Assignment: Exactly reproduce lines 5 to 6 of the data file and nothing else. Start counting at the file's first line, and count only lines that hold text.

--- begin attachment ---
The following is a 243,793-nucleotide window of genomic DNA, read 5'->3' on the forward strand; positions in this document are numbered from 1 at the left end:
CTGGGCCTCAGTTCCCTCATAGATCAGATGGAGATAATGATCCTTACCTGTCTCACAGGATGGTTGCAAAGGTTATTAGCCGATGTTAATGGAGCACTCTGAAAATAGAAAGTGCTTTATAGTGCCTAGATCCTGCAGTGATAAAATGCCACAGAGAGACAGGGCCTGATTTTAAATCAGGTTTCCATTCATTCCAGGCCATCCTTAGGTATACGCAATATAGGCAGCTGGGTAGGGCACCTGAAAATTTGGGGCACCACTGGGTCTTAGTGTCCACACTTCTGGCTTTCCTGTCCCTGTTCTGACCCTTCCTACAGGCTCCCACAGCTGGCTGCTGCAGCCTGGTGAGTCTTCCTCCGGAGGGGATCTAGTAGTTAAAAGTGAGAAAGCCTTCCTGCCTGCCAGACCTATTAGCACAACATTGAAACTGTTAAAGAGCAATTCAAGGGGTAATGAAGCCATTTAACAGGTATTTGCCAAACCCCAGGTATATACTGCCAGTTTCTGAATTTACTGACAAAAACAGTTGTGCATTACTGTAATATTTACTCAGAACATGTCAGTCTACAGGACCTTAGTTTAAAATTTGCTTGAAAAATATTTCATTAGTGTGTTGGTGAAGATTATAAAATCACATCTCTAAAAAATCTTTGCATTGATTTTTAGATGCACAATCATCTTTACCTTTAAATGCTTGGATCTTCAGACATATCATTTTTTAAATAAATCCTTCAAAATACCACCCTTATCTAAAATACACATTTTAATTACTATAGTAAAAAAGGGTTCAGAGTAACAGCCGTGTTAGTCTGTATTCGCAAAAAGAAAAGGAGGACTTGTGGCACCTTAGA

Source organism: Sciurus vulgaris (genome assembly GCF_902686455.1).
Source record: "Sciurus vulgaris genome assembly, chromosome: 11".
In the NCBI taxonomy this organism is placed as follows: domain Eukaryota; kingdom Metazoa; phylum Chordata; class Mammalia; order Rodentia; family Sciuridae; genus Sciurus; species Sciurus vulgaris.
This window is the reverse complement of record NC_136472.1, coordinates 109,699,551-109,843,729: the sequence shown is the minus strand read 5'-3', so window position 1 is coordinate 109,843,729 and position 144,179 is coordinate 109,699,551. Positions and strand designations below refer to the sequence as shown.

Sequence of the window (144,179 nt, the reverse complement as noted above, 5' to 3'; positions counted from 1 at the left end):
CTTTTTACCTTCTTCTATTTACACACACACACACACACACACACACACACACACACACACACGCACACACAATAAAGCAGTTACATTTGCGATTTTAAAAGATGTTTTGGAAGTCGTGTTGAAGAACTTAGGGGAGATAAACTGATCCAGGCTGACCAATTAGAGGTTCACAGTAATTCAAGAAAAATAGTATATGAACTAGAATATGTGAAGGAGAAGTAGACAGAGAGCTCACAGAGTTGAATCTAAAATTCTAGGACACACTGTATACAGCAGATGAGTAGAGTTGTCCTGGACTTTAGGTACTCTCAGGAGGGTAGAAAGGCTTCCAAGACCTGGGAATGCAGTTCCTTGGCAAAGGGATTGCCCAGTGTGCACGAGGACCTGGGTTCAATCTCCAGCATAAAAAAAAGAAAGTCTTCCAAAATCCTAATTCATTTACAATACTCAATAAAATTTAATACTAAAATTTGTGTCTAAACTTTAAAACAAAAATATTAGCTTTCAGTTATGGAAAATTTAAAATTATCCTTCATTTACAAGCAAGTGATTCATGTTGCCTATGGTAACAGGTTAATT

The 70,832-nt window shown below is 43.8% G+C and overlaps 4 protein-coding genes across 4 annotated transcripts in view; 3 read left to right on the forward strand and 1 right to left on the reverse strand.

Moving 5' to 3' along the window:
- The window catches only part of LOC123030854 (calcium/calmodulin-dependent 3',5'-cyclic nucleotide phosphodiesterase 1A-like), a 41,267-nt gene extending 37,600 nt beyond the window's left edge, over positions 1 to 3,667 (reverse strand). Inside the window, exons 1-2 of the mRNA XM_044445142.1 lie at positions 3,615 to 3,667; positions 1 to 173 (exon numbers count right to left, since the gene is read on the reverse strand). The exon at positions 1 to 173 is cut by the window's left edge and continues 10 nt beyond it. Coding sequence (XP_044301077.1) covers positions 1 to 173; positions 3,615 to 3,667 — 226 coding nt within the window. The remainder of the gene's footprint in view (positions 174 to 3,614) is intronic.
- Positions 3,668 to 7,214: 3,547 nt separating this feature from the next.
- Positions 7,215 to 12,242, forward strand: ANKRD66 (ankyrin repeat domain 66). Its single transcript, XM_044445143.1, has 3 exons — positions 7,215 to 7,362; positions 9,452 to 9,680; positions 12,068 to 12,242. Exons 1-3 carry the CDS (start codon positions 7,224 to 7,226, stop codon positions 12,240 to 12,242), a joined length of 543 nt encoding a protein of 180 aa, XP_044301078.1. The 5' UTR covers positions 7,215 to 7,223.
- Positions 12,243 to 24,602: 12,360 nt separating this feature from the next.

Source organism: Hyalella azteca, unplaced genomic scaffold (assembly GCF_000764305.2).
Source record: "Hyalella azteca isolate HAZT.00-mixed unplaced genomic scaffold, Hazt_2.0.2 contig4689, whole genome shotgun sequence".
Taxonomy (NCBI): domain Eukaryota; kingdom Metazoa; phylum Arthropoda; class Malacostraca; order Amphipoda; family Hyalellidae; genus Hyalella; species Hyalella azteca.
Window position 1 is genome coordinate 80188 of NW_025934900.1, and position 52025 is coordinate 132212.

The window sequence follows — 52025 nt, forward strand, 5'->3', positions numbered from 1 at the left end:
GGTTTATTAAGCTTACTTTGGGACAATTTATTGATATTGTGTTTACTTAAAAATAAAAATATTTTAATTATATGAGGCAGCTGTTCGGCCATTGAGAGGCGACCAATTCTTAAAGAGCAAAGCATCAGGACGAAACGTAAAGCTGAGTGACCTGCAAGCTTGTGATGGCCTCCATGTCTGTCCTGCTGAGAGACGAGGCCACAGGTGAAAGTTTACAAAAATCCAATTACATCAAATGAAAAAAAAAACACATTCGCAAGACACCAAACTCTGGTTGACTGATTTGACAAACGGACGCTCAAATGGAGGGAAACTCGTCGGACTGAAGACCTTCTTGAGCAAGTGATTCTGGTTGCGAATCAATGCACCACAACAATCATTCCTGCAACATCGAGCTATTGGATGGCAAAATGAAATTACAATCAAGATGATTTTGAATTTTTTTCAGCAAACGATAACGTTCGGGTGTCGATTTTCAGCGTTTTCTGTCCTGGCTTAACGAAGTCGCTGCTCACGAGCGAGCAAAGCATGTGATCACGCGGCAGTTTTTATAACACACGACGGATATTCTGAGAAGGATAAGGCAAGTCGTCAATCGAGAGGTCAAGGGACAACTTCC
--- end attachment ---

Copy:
In the NCBI taxonomy this organism is placed as follows: domain Eukaryota; kingdom Metazoa; phylum Chordata; class Mammalia; order Rodentia; family Sciuridae; genus Sciurus; species Sciurus vulgaris.
This window is the reverse complement of record NC_136472.1, coordinates 109,699,551-109,843,729: the sequence shown is the minus strand read 5'-3', so window position 1 is coordinate 109,843,729 and position 144,179 is coordinate 109,699,551. Positions and strand designations below refer to the sequence as shown.